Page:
or years, researchers have known that women are twice as likely to develop depression as men and they suffer a wider range of symptoms. But when it came to prescribing effective treatments, researchers couldn't agree if gender mattered. As some small studies suggested, certain drugs worked better in women than men. Could there be significant biological differences in how each gender responded to these medications? A $35 million, federally funded study, was commissioned to answer the controversy, and its just-published results suggest that the answer to both questions is a probable yes.
The STAR*D (Sequenced Treatment Alternatives to Relieve Depression) study, the largest and most rigorous depression study done to date, enrolled 2,876 men and women (ages 18 to 75) from 41 treatment centers with funding from the National Institute of Mental Health (NIMH). All participants were treated for 12 to 14 weeks with citalopram (popularly known as Celexa), a selective serotonin reuptake inhibitor (SSRI), currently the most popular class of antidepressants on the market.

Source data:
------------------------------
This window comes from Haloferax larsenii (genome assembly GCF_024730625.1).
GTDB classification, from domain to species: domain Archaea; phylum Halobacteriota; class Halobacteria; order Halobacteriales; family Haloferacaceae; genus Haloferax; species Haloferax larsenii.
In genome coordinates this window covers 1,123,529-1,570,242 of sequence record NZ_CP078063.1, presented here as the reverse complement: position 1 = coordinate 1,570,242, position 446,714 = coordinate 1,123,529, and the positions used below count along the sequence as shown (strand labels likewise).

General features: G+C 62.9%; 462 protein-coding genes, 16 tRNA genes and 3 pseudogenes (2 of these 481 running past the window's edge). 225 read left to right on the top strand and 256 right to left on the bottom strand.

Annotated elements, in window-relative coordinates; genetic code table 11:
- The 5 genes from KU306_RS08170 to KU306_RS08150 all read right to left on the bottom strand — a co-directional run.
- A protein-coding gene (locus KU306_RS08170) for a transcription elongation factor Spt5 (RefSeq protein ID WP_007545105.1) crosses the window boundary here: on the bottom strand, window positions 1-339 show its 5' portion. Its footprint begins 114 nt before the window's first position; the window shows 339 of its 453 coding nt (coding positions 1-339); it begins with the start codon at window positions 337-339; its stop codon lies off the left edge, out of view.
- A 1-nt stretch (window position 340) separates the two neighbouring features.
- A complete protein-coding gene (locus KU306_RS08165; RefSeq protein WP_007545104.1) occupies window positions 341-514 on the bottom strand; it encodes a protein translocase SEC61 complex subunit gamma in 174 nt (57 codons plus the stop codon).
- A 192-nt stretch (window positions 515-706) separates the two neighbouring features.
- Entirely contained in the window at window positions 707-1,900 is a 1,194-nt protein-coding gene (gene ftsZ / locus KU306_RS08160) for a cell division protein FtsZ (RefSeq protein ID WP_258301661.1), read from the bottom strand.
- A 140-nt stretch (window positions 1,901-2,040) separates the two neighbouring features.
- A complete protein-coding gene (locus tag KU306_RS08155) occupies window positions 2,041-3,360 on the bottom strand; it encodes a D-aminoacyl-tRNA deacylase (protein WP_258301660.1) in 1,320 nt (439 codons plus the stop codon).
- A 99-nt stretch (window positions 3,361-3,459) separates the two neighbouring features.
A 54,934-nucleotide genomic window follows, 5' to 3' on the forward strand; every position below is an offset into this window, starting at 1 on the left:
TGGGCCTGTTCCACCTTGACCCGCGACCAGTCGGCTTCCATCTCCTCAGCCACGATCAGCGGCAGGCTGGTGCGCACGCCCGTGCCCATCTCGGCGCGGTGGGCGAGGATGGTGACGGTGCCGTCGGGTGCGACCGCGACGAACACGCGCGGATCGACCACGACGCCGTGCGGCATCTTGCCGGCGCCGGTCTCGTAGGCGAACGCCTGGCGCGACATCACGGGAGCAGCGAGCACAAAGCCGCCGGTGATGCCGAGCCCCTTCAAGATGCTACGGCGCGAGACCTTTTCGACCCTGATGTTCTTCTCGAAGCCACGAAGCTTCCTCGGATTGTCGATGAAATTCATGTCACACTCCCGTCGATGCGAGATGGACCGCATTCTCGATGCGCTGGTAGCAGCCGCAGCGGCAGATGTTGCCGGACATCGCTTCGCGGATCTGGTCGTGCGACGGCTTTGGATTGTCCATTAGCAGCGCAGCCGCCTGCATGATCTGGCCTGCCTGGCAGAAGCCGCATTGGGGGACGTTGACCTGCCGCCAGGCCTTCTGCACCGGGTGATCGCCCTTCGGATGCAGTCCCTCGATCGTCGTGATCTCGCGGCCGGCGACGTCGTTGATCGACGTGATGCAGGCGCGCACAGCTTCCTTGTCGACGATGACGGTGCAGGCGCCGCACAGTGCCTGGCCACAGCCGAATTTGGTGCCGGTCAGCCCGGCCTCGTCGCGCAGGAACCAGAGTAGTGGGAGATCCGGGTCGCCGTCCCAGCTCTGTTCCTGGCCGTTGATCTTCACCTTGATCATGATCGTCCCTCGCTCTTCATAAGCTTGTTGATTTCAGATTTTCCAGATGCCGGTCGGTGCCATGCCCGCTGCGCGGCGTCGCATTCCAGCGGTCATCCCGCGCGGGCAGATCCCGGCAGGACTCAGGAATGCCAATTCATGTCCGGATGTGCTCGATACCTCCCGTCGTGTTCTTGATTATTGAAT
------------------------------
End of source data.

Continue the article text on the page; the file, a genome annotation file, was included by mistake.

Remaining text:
Even though the women in the study generally had more severe depressive symptoms than the men, they were 33 percent more likely than the male participants to achieve a full remission.